Sunday, July 15, 2012

The Olympics, Doping and the Race for an Edge

Current doping charges against two American athletes, seven-time Tour De France champion Lance Armstrong and most recently Olympic track and field 400 meter runner Debbie Dunn , mark the latest chapters in a long running conflict over where to draw the line between training and illegal performance enhancement. A look at the history of athletes using all manner of substances to improve their performance reveals it has been happening as long as there has been sport. The first well documented use of drugs in the modern era of sports is credited to the 1960 Rome Olympics. Author David Maraniss in his 2009 book Rome 1960: The Summer Olympics that Stirred the World  offers a compelling story of Danish cyclist Knud Jensen and his teammates warned against taking a blood circulation enhancing drug Roniacol given the extreme hot temperatures in Rome (p. 138).   Jensen ignored warnings and succumbed to the heat during the competition, his condition exacerbated by the drug (p. 139).

In the current issue (July-August 2012) of Smithsonian, author Christie Aschwanden details today's inner battle between athletes who, despite the warnings and regulations and random testing of the World Anti-Doping Agency (WADA) and the United States Anti-Doping Agency (USADA), continue to use illegal substances. Although detection of illegal substances or medical practices is more sophisticated than ever, Aschwanden, in a second article in the same issue , reports future practices will envolve altering athlete's DNA.

The USADA case against Armstrong will be interesting to watch. Armstrong is strident in maintaining his innocence and USADA's case is built not on identifying a specific drug violation but on blood test results according to an article . Sprinter Dunn has left the Olympic team and is working through the process for appealing the test findings.

Thursday, July 12, 2012

The non-standard world of concussions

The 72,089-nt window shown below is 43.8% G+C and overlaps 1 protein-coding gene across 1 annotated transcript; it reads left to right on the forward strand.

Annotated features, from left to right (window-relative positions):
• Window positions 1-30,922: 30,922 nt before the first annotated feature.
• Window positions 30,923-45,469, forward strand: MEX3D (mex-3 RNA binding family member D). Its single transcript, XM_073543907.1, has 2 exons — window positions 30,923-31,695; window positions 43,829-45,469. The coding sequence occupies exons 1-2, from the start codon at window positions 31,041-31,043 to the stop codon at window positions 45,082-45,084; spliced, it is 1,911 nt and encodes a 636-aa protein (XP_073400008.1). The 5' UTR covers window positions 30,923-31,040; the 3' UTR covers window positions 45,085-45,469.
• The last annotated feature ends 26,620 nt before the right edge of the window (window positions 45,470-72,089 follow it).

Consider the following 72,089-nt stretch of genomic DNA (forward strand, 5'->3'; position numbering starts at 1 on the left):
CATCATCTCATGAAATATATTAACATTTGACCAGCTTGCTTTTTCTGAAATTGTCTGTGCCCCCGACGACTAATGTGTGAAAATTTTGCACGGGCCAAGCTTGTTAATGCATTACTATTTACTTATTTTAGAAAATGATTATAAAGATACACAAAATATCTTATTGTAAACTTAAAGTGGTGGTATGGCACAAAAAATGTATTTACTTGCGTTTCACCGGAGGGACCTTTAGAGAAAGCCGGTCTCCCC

The Sports Legacy Institute re-tweeted a New York Times blog discussing a study just released investigating whether or not athletes of the 70's and 80's are now showing cognitive impairment. The blog reports one study did find some minor differences in brain composition, however, the participants functioned normally. And, perhaps most fascinating, the effect of concussions varies by individual. The world of athletics is more proactive than ever in concussion treatment. It appears one challenge will be trying to diagnose a concussion when one fall or hit looks normal but is significant to the athlete while a ferocious hit or collision has little or no effect on another player. One thing is clear, coaches and players need to stay informed on best practices. Training plans, techniques and strategies will have to adapt to the realization that concussions do happen no matter the sport or equipment.

Wednesday, July 11, 2012

L.A. Unified statistics link athletics, higher academic performance

Why are athletics a part of the high school experience? This research from the Los Angeles City schools documents the positive impact of sport with academics.
Check out this article from LA Times:
New statistics from the Los Angeles Unified School District, given to the City Section athletics office, indicate that participating in high school sports can have a huge effect on academic performance.
To read the full article, click on this link or copy and paste it into your browser:,0,7054680.column

"I don't travel, I coach."

Bob Keisser of the Long Beach Press-Telegram has a great story about USC Director of Track, Coach Ron Allice and his role in developing many olympians. Allice also offers important thought about the role of Title IX in developing women's track and field. He also reminds us about how the reduction of physical education in schools has impacted talent discovery and development. My favorite quote is Coach Allice's comment about traveling to the Olympic games to see his athletes compete. He remarks, "I don't travel, I coach." Coaches, no matter the sport, understand the passion and the thinking behind that quote. Helping athletes to discover and develop their talents is the calling of coaching - one practice at a time.